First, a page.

Warning: This is Not Another Wall Street Conspiracy Theory, These are the Facts

This is an interesting story about the latest financial crisis, aka Mortgage Meltdown, Credit Crisis, the Day the Music Died…

Just last week, the House Committee on Oversight and Government Reform held a hearing on the U.S. Federal Reserve’s decision to directly pay billions of dollars to banks as part of its scheme to bail out insurance giant American International Group Inc. (NYSE: AIG).

According to committee Chairman Dennis Kucinich, D-Ohio, the testimony that congressmen heard just didn’t “pass the smell test.”

What really stinks about the whole mess is not only the cover-up of what really happened and why, but the inability of anybody in Congress to actually do their homework and be able to frame pointed questions and get to the truth.

It’s not complicated, but it is convoluted. Here are the facts and some questions that Congress needs to ask – and that the American people deserve straight answers to.

Read the entire article here.

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End of Year Predictions from Money Hacks

My partners over at The Finance Blog Network have begun a new group writing project where we’ve been asked to make our end of year predictions related to personal finance.

There are two topics that immediately come to my mind: The financial crisis and the presidential election.

First, the easy one. The financial fubar we’re in will worsen as the year ends, compounding with a further reduction in the global stock and bond markets. As time goes on, and the few remaining big banks experience their own pain, stocks will shrink, sending the Dow down near 6,000 (yeah, you read that right) and sending bonds down with it. After all, who wants to own corporate bonds? The only “safe haven” will be Treasuries and they’ll pay next to nothing, if anything at all.

Sectors that will stay strong (i.e., won’t fall as far as fast) are staple industries, like food and beverage companies (e.g., Coca-Cola, Pepsi, and McCormicks, to name three).

There will be more bank failures, worse in Europe than in the United States, though the failures here will occur (but they may be quiet); we’ll call them “mergers.” I don’t think there will be many bank runs, but there will be some.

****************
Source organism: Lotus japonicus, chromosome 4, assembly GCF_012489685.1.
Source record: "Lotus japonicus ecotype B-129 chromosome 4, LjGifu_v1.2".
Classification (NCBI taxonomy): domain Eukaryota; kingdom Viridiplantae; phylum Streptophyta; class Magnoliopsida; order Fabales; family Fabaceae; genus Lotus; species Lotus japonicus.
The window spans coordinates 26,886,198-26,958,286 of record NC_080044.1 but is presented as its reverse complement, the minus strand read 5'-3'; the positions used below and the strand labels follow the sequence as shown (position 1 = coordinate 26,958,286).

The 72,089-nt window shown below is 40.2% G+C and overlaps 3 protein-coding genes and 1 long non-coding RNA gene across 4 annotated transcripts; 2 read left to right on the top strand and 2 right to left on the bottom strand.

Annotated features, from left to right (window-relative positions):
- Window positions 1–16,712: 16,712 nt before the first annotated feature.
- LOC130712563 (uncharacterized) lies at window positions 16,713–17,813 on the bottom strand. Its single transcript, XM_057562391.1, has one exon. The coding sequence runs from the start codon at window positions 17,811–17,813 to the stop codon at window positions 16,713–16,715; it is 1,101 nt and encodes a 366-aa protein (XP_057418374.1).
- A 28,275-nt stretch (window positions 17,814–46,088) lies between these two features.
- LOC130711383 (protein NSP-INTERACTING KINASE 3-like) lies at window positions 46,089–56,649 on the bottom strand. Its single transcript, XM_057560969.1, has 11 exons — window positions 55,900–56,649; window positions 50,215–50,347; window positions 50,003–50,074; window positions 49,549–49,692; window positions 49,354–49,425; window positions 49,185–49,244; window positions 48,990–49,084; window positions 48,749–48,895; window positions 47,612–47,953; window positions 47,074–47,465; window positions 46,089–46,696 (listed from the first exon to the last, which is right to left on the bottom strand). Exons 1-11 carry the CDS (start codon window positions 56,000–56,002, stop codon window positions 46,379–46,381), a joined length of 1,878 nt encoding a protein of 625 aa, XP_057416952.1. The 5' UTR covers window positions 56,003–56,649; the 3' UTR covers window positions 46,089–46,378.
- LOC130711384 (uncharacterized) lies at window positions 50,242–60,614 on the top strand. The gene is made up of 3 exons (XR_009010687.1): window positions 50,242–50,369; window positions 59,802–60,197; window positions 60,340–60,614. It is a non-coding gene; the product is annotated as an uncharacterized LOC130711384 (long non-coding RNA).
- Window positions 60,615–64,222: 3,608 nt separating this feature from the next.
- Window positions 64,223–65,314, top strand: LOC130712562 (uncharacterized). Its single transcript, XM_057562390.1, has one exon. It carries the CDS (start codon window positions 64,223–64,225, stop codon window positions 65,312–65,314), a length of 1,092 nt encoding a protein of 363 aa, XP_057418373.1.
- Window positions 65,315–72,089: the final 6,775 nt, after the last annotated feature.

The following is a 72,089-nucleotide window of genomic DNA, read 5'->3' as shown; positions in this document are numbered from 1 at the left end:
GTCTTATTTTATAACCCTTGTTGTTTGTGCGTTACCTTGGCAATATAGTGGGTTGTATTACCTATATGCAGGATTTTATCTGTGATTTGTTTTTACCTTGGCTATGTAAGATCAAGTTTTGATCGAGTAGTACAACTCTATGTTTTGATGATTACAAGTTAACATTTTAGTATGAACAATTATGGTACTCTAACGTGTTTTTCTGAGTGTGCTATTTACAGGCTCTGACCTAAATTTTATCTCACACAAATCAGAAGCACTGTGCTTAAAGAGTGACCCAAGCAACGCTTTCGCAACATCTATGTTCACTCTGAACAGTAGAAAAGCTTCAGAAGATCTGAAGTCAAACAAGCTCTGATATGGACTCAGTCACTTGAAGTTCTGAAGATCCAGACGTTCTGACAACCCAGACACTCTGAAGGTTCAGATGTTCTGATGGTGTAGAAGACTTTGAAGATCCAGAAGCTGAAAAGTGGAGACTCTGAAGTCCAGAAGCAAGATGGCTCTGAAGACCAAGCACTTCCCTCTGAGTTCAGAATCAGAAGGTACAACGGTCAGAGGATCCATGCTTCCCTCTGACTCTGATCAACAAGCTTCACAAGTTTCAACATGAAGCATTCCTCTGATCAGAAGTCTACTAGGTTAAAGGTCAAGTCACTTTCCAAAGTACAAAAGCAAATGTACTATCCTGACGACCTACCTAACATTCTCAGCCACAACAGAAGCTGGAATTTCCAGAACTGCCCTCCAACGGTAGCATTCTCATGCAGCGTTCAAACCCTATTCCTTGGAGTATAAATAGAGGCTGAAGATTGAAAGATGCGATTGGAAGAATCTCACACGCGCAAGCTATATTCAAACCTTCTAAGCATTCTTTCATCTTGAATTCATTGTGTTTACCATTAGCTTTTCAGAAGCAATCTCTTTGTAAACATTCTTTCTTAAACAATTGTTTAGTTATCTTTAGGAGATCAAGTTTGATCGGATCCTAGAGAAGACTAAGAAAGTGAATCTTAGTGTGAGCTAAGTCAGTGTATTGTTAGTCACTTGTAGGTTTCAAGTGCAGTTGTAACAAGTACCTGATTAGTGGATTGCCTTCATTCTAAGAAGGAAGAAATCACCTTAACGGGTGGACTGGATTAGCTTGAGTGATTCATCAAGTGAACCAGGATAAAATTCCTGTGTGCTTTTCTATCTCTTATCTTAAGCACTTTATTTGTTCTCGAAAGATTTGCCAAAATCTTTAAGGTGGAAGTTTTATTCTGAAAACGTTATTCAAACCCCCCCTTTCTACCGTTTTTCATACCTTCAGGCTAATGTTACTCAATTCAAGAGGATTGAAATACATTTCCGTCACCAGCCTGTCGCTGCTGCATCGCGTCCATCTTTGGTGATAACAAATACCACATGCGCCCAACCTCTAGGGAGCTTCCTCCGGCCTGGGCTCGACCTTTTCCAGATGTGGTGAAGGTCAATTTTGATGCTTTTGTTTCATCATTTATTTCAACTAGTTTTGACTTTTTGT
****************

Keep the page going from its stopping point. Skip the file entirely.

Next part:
Inflation will stay in check, but it won’t feel like it because food prices and the seasonal upswing in energy prices will happen, just like they do every winter. Unemployment will rise to a nationwide 8- to 9 percent. This could get really ugly.

(It’s a good thing I’m independently wealthy.)
(What? I’m not? Oh, crap!!!)

The dollar will appreciate relative to the Euro, not because the US economy improves, but because Europe’s economy will decline relative to ours.

The US presidential election won’t matter. Really. Obama brings hope to roughly half the population. McCain brings Palin. Either way, we’ll feel better about things for a while.

I think Obama will win, but I’ve been wrong many times on these sorts of things. I thought Kerry would trounce Bush. That’s my most recent failure in picking these things. So maybe I’m due for a winning bet.

Either way, we won’t get that big tax cut both parties have promised. Nor will we get health care relief, war relief, or better corporate governance.

America is a huge ship, not easily righted. It cannot turn on a dime, nor can it be started quickly if stalled. We’ll — at best — muddle through. At worst, we’ll re-live the 1930s.

On this one, I hope I’m wrong.


Money isn’t everything. It’s the only thing. Wait. That’s only for football.
Enjoy life. Spend time with your family.